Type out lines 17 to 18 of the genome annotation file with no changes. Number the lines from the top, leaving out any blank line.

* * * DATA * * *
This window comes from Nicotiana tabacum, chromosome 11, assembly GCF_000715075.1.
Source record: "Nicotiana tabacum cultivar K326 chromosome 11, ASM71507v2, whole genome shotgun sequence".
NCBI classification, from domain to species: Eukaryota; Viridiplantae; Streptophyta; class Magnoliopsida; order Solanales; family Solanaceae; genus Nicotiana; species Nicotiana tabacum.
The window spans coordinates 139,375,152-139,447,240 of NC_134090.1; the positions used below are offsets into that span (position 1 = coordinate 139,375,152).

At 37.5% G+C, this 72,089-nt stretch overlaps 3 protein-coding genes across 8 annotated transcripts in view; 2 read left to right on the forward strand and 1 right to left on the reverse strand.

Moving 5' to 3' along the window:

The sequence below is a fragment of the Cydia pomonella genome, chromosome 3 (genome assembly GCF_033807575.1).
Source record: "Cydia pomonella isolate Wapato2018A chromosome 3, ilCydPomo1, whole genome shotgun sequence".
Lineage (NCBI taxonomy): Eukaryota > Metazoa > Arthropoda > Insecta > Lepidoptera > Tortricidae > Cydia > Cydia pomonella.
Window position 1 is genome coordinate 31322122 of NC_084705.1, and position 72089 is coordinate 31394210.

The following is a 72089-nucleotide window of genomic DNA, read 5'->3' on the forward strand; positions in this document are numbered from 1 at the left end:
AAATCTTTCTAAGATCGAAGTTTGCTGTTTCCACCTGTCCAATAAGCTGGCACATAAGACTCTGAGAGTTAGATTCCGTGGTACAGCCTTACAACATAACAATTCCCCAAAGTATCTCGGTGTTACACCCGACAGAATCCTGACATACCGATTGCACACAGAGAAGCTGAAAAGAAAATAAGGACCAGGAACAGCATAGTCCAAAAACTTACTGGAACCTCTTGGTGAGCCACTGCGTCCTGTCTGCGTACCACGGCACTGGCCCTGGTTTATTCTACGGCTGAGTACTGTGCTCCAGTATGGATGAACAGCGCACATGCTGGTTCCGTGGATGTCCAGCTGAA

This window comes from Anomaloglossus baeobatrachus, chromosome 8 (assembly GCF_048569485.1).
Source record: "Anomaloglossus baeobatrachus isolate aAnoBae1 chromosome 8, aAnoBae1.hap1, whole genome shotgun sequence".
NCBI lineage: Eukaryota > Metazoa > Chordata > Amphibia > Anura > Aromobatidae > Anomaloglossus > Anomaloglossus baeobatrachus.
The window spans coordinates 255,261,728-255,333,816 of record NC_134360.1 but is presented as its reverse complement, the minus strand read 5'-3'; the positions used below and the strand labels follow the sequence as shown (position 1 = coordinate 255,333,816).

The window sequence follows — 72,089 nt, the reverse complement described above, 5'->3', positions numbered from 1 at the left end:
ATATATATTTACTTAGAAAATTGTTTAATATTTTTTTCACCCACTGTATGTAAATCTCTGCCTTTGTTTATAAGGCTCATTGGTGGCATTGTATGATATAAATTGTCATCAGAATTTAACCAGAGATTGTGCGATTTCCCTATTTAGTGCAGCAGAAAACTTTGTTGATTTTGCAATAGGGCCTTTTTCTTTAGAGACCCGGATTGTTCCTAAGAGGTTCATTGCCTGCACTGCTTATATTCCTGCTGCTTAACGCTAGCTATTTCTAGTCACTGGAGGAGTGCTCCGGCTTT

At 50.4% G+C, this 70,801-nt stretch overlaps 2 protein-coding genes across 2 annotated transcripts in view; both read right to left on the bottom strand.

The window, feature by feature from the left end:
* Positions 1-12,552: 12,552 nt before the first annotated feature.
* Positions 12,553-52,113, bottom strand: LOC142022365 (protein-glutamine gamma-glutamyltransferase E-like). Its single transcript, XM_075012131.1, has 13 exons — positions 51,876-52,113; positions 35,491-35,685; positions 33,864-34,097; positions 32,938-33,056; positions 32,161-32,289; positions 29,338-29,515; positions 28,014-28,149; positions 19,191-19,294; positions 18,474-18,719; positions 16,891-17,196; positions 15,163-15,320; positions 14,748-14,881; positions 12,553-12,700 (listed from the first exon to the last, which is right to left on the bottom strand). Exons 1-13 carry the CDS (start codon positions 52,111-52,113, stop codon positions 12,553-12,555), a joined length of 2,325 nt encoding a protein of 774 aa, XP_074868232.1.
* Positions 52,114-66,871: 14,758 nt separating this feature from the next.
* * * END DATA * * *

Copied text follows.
The window sequence follows — 72,089 nt, the reverse complement described above, 5'->3', positions numbered from 1 at the left end:
ATATATATTTACTTAGAAAATTGTTTAATATTTTTTTCACCCACTGTATGTAAATCTCTGCCTTTGTTTATAAGGCTCATTGGTGGCATTGTATGATATAAATTGTCATCAGAATTTAACCAGAGATTGTGCGATTTCCCTATTTAGTGCAGCAGAAAACTTTGTTGATTTTGCAATAGGGCCTTTTTCTTTAGAGACCCGGATTGTTCCTAAGAGGTTCATTGCCTGCACTGCTTATATTCCTGCTGCTTAACGCTAGCTATTTCTAGTCACTGGAGGAGTGCTCCGGCTTT